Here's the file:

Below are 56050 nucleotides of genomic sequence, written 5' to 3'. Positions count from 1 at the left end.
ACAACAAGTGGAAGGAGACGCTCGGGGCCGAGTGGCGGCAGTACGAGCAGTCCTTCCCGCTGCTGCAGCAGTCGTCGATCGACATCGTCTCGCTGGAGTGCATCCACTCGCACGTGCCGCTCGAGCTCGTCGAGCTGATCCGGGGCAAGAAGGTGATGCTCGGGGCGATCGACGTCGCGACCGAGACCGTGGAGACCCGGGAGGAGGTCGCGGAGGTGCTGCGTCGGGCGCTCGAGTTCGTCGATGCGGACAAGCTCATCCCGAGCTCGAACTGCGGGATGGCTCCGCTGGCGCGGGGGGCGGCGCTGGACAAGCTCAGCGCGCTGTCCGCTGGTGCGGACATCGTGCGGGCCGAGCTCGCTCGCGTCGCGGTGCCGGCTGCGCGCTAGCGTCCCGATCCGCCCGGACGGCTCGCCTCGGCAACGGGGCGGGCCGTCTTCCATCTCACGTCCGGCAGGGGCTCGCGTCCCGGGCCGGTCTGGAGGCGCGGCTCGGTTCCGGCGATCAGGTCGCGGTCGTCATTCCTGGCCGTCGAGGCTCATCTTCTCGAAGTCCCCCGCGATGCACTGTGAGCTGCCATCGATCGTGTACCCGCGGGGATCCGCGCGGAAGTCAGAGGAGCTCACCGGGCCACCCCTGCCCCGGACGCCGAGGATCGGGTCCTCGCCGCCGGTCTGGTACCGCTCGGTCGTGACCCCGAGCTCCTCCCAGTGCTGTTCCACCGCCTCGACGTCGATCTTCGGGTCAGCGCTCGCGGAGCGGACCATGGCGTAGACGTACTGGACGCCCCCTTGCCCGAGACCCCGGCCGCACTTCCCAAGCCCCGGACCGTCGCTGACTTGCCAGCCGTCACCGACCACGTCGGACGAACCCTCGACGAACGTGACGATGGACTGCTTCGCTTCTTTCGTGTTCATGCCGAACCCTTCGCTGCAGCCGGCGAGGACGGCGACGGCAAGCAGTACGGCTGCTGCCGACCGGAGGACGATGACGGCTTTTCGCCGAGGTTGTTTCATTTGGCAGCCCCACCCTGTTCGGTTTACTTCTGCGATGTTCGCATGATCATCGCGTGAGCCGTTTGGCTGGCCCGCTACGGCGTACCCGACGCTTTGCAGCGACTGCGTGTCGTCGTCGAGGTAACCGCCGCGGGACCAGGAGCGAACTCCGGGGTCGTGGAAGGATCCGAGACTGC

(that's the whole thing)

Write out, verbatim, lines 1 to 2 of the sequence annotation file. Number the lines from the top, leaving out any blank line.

Below are 56050 nucleotides of genomic sequence, written 5' to 3'. Positions count from 1 at the left end.
ACAACAAGTGGAAGGAGACGCTCGGGGCCGAGTGGCGGCAGTACGAGCAGTCCTTCCCGCTGCTGCAGCAGTCGTCGATCGACATCGTCTCGCTGGAGTGCATCCACTCGCACGTGCCGCTCGAGCTCGTCGAGCTGATCCGGGGCAAGAAGGTGATGCTCGGGGCGATCGACGTCGCGACCGAGACCGTGGAGACCCGGGAGGAGGTCGCGGAGGTGCTGCGTCGGGCGCTCGAGTTCGTCGATGCGGACAAGCTCATCCCGAGCTCGAACTGCGGGATGGCTCCGCTGGCGCGGGGGGCGGCGCTGGACAAGCTCAGCGCGCTGTCCGCTGGTGCGGACATCGTGCGGGCCGAGCTCGCTCGCGTCGCGGTGCCGGCTGCGCGCTAGCGTCCCGATCCGCCCGGACGGCTCGCCTCGGCAACGGGGCGGGCCGTCTTCCATCTCACGTCCGGCAGGGGCTCGCGTCCCGGGCCGGTCTGGAGGCGCGGCTCGGTTCCGGCGATCAGGTCGCGGTCGTCATTCCTGGCCGTCGAGGCTCATCTTCTCGAAGTCCCCCGCGATGCACTGTGAGCTGCCATCGATCGTGTACCCGCGGGGATCCGCGCGGAAGTCAGAGGAGCTCACCGGGCCACCCCTGCCCCGGACGCCGAGGATCGGGTCCTCGCCGCCGGTCTGGTACCGCTCGGTCGTGACCCCGAGCTCCTCCCAGTGCTGTTCCACCGCCTCGACGTCGATCTTCGGGTCAGCGCTCGCGGAGCGGACCATGGCGTAGACGTACTGGACGCCCCCTTGCCCGAGACCCCGGCCGCACTTCCCAAGCCCCGGACCGTCGCTGACTTGCCAGCCGTCACCGACCACGTCGGACGAACCCTCGACGAACGTGACGATGGACTGCTTCGCTTCTTTCGTGTTCATGCCGAACCCTTCGCTGCAGCCGGCGAGGACGGCGACGGCAAGCAGTACGGCTGCTGCCGACCGGAGGACGATGACGGCTTTTCGCCGAGGTTGTTTCATTTGGCAGCCCCACCCTGTTCGGTTTACTTCTGCGATGTTCGCATGATCATCGCGTGAGCCGTTTGGCTGGCCCGCTACGGCGTACCCGACGCTTTGCAGCGACTGCGTGTCGTCGTCGAGGTAACCGCCGCGGGACCAGGAGCGAACTCCGGGGTCGTGGAAGGATCCGAGACTGC